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College Hookups: A Culture or a Cult?

Sex on college campuses is old news, but the way that modern students favor hookups and one-night stands over long-term relationships is a new phenomenon. In recent years hookup culture has become undeniably prevalent – the most recent data estimates that between 60 and 80 percent of North American college students have had some type of hook-up experience. And yet, the vast majority of students are unsatisfied with it.


It’s difficult to pinpoint exactly what the problem with hookup culture is. Idealistically, hookups should be great. Finally, we have a system of making it not only easy to hump and dump, but the societal norm. So what’s wrong with that?


Alot, but the issue does not lie in the amount of sex we are having: the University of Chicago’s General Social Survey has shown that Millennials actually have fewer sexual partners than Gen-Xers. It’s not necessarily that students don’t enjoy hook-ups either – author Hanna Rosin theorizes that college women like having casual sex because it gives them the means to delay previously constraining life events such as marriage and children while still giving them control over their own sexual satisfaction.


The complication with hookup culture is not the physical act of hooking up. No, the problem is the culture itself, and how millions of students across the country are finding themselves entrenched in an environment where they feel both obliged to conform to its standards and ostracized if they don’t.


Kelsie List,* a sophomore at Brown University, is a typical college student. She takes four classes, is involved in club lacrosse and Model UN, and likes to frequent parties on the weekend. At those parties, much of her goal is to find someone suitable to go home with.


“Hookup culture is essential to the college experience,” Kelsie told me. “But there are a lot of unspoken rules of how to do it.”


She isn’t wrong. Hookup culture has created a quiet but omnipresent expression of enticement – one that involves the exact right outfit, level of flirtation, and nonchalant attitude. In colleges all over America, students are becoming indoctrinated into these rituals blindly while keeping their feelings of discomfort and loneliness to themselves, for fear of alienation or rejection.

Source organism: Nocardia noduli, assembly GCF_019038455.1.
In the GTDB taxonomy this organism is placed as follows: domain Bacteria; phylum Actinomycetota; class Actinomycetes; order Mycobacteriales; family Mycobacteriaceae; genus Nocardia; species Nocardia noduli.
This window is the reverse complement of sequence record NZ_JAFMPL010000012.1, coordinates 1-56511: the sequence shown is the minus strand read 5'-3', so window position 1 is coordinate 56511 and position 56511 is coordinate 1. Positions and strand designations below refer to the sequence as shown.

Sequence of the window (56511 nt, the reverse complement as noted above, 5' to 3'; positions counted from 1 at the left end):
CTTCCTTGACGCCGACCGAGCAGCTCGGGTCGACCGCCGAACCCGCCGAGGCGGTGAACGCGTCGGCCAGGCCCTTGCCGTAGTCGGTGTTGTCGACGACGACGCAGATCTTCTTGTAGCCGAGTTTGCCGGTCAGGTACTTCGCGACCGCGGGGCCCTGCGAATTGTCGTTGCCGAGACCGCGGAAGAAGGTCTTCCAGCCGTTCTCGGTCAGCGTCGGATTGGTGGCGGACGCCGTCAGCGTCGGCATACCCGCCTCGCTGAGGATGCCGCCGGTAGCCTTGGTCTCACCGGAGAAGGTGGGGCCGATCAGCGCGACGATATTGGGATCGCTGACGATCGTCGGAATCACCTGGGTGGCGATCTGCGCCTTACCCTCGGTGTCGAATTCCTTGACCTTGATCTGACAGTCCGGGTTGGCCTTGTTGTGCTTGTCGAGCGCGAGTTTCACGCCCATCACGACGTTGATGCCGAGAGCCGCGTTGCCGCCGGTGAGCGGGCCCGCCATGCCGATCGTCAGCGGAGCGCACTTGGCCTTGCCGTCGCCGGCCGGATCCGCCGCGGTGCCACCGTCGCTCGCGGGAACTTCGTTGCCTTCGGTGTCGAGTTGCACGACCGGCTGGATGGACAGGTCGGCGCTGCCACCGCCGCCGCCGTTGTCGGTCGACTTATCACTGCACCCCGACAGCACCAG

“I honestly hate hookup culture,” Kelsie eventually confessed to me. “I really just do it because all of the guys here don’t seem to want anything more than a one-night stand.”  


This is a common belief that many women hold, but that notion is largely false. In fact, according to sociologist Lisa Wade, while 67 percent of women wish they had a long term relationship in college, 71 percent of men crave the same thing, shattering the illusion that men are the sex-starved, unemotional creatures they are so often depicted as in modern media. But just because men secretly want a relationship in no way means that they are ready to admit such a thing.


Consider Cole, another student I spoke to. When I first asked him what he thought of college hookups, he praised the environment it created, eloquently calling it “freaking amazing” and “rad” in the same breath. But as soon as I pressed him further, he immediately retracted.


“It pretty much sucks,” Cole admitted candidly. “Feelings do develop sometimes, but you still have to pretend like you don’t feel anything at all.”


Cole hit on an important topic. The game of Who Cares the Least is an important one to hookup culture, and alcohol is the fuel to its fire. Intoxication – or even just the claim of it – is inherently a Monopoly get-out-of-jail-free card. It awards students an escape route to friends’ criticisms, a bypass to confronting their own emotions of rejection or heartache, and most of all, a shield from ever admitting any true romantic feelings towards their partner. After all, if you pretend you don’t care, eventually you really won’t, right?


Wrong. Even though the vast majority of students want to believe it is true, that rose-tinted frame of mind is no more realistic as it is foolish. Humans are emotional creatures, and by making it taboo to show affection we have seemingly doomed ourselves.


However, it doesn’t have to be this way. When two people are open about their sexual desires and the emotions (or the lack of thereof) that ensue, uncommitted sex can be productive and satisfying. But until students begin to understand the misconceptions that surround and encourage hookup culture, the seductive language of late-night Snapchats and dishonest dispositions will rule freely.  

*Names may have been changed to protect the identities of those interviewed.


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